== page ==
So why, several judges, I mean 27 injunctions around the country to prevent him to come to power, to come to the government? I mean, this is disorder because one is enough. Why do they do 27? It shows that there’s a political agenda of political assassination of the ex-president Lula, basically because a week before he had announced that he was really available for becoming a candidate in 2018, and at that point that was really, the right became very nervous because he is so popular and, in fact, a kind of process of political assassination was put in practice very, very efficiently but probably with uncertain results because they have not predicted that even though people were very much, you know, tired and of course resentful of some of the policies of President Dilma, they want democracy, and they know very well that what they have done in the past.
45 million people out of poverty. With great dignity they have expanded the university system. They have created a middle class. And all of a sudden, this can now be thrown overboard and [inaud.], so that’s why so many people talk about the parliamentary coup, something very similar to what’s happening to Fernando Lugo, in Paraguay, that went on an official trip to a foreign country, and when he came back he was not president anymore. The same could have happened to president Dilma Rousseff if [she] had accepted the visit to the United States, so that’s why she canceled it.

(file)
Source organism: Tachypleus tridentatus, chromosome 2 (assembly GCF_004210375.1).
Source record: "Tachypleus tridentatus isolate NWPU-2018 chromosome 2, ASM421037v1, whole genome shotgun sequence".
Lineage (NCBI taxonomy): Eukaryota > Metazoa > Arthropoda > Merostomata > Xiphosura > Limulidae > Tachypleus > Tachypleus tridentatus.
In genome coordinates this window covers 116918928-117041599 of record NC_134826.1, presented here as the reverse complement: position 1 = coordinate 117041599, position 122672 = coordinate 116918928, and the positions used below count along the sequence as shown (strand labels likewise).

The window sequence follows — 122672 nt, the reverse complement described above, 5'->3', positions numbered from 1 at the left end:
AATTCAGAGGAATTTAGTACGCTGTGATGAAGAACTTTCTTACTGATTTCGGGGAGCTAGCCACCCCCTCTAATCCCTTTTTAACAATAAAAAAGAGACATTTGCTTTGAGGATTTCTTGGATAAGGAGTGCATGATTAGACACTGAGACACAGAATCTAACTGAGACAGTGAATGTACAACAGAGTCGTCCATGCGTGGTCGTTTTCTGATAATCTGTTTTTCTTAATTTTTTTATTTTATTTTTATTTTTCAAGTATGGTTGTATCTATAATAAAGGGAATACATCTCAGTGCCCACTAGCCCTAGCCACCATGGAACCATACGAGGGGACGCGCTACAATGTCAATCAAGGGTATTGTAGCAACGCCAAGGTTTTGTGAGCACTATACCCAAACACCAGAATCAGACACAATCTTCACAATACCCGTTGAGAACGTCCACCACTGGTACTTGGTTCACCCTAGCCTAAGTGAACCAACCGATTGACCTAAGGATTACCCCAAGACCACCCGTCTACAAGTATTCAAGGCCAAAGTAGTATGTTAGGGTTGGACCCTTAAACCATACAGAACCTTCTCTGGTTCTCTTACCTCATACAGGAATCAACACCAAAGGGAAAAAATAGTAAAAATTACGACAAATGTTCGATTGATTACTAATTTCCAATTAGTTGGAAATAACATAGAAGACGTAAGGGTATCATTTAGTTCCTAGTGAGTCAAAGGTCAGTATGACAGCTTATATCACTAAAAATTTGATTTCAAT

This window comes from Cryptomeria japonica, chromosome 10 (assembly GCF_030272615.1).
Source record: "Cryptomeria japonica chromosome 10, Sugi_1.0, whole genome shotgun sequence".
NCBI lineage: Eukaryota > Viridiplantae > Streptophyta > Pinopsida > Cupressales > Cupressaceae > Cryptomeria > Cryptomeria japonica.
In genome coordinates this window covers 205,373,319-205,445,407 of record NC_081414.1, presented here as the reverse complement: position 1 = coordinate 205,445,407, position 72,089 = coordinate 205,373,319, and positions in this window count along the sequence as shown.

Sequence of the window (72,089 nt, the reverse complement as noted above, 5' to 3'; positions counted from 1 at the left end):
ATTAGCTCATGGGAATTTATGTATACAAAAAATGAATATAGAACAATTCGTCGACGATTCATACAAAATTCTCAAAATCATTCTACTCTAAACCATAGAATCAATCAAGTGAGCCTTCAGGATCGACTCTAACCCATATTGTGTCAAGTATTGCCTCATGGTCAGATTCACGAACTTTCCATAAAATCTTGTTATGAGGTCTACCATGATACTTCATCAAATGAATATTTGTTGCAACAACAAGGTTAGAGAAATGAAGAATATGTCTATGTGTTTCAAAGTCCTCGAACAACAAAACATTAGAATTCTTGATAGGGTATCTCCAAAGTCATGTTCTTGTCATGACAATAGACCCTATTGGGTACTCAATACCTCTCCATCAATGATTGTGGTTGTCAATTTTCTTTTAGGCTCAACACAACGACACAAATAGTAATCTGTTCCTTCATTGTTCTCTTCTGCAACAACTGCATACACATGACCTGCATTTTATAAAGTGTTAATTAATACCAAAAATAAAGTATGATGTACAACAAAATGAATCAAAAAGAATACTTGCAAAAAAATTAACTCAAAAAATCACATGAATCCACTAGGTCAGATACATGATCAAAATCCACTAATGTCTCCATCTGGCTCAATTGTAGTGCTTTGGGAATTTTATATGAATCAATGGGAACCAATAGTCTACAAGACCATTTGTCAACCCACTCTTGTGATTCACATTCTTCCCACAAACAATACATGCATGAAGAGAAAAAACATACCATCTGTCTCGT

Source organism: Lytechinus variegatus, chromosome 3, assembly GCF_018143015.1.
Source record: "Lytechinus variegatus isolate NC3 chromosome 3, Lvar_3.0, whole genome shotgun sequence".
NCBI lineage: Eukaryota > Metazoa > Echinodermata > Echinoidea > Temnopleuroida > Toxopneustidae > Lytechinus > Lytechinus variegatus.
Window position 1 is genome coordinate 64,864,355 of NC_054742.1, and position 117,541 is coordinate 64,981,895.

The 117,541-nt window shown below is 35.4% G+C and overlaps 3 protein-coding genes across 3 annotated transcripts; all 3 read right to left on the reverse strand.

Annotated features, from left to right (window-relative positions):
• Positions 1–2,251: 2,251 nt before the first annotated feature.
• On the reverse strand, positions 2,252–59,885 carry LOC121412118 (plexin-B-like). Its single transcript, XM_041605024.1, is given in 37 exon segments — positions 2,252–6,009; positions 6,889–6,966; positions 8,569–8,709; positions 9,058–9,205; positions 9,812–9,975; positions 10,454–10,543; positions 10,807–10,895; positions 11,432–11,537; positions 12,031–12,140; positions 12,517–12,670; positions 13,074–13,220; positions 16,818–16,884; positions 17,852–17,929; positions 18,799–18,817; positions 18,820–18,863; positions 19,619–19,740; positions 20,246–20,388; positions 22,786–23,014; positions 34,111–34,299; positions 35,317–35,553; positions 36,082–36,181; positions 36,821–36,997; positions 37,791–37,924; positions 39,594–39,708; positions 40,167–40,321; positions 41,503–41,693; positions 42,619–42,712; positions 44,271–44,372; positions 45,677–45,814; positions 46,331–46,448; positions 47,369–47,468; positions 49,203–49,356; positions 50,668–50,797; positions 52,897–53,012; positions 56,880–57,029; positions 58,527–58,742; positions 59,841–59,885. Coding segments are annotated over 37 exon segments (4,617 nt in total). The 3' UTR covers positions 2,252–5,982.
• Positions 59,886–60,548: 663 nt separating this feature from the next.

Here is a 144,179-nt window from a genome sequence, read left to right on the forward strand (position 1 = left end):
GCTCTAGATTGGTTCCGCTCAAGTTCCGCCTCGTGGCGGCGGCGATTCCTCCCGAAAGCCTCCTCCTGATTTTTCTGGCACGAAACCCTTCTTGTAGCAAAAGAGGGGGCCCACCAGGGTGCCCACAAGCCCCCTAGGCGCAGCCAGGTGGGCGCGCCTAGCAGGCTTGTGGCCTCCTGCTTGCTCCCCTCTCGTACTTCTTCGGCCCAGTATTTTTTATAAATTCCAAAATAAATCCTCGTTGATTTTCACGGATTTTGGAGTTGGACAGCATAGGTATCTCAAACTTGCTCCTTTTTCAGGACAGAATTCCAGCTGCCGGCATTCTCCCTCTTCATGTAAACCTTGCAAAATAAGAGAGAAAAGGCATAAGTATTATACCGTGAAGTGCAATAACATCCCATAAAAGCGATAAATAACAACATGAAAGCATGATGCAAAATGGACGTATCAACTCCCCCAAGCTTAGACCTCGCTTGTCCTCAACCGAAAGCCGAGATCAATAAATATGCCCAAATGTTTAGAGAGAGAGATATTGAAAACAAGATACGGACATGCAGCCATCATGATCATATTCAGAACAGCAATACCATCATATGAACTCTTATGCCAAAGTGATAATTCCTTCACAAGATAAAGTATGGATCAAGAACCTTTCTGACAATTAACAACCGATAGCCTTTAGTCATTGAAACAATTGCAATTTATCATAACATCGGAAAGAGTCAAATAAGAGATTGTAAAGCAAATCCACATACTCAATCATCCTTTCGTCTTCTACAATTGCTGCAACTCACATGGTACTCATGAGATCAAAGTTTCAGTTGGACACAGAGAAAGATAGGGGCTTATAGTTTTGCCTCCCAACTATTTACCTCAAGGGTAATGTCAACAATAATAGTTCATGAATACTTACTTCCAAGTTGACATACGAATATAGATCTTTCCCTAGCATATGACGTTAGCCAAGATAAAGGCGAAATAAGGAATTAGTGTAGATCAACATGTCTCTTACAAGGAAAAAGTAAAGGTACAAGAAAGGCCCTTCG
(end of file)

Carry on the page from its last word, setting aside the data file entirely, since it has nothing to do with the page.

WILPERT: One of the interesting things in this case is that the prosecuting judge, Sérgio Moro, has styled himself after the Clean Hands investigation in Italy, a corruption investigation that led to hundreds of arrests across the Italian political spectrum. But you argue that there’s a big difference. Can you elaborate a little about what the difference is between the Italian Clean Hands investigation and Brazil’s so-called Carwash investigation? How is the Brazilian legal system different from the Italian one?
SANTOS: Well, there are two main differences. The first one is that the judges in Brazil–the prosecutors in Italy were very careful about bringing charges against all the political spectrum because, in fact, all the political spectrum, from the socialists to the Christian Democrats, all of them had been involved in government. In fact, only the communists and some extreme left parties have not been involved in government in Italy. So, therefore, all of them that had been [inaud.] with governing responsibilities throughout this period were [inaud.], brought charges against them, so there was a very intense [inaud.]. More than 600 people were put in prison, you know, businessmen, politicians, one-third of the members of parliament were under investigation, but they were from all the political spectrum, and in fact they were equally active, so that the people that were on the right and on the left, you know, in the prosecution.